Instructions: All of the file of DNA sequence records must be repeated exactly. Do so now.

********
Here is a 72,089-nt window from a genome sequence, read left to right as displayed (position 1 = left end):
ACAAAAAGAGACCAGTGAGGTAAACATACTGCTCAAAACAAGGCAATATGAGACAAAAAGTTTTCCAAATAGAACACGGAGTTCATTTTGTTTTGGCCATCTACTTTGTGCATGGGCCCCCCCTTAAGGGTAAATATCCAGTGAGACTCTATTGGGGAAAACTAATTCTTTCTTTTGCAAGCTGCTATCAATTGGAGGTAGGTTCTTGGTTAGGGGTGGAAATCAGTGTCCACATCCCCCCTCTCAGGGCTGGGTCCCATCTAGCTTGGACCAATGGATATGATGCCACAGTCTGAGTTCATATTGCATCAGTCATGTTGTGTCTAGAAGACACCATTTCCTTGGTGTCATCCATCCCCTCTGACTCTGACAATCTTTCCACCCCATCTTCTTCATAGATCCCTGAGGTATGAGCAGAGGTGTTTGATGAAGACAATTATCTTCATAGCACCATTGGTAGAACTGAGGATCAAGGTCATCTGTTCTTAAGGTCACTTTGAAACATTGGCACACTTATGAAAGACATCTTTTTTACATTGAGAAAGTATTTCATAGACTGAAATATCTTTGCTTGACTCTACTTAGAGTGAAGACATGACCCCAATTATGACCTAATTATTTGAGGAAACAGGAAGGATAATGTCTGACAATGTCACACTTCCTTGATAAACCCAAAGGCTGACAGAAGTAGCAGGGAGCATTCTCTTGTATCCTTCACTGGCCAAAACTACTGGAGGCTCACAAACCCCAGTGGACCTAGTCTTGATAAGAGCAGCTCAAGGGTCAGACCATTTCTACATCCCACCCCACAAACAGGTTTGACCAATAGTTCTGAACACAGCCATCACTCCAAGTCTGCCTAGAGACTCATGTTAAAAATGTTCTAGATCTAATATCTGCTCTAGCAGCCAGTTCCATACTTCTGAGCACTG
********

Here is a 72,089-nt window from a genome sequence, read left to right as displayed (position 1 = left end):
ACAAAAAGAGACCAGTGAGGTAAACATACTGCTCAAAACAAGGCAATATGAGACAAAAAGTTTTCCAAATAGAACACGGAGTTCATTTTGTTTTGGCCATCTACTTTGTGCATGGGCCCCCCCTTAAGGGTAAATATCCAGTGAGACTCTATTGGGGAAAACTAATTCTTTCTTTTGCAAGCTGCTATCAATTGGAGGTAGGTTCTTGGTTAGGGGTGGAAATCAGTGTCCACATCCCCCCTCTCAGGGCTGGGTCCCATCTAGCTTGGACCAATGGATATGATGCCACAGTCTGAGTTCATATTGCATCAGTCATGTTGTGTCTAGAAGACACCATTTCCTTGGTGTCATCCATCCCCTCTGACTCTGACAATCTTTCCACCCCATCTTCTTCATAGATCCCTGAGGTATGAGCAGAGGTGTTTGATGAAGACAATTATCTTCATAGCACCATTGGTAGAACTGAGGATCAAGGTCATCTGTTCTTAAGGTCACTTTGAAACATTGGCACACTTATGAAAGACATCTTTTTTACATTGAGAAAGTATTTCATAGACTGAAATATCTTTGCTTGACTCTACTTAGAGTGAAGACATGACCCCAATTATGACCTAATTATTTGAGGAAACAGGAAGGATAATGTCTGACAATGTCACACTTCCTTGATAAACCCAAAGGCTGACAGAAGTAGCAGGGAGCATTCTCTTGTATCCTTCACTGGCCAAAACTACTGGAGGCTCACAAACCCCAGTGGACCTAGTCTTGATAAGAGCAGCTCAAGGGTCAGACCATTTCTACATCCCACCCCACAAACAGGTTTGACCAATAGTTCTGAACACAGCCATCACTCCAAGTCTGCCTAGAGACTCATGTTAAAAATGTTCTAGATCTAATATCTGCTCTAGCAGCCAGTTCCATACTTCTGAGCACTG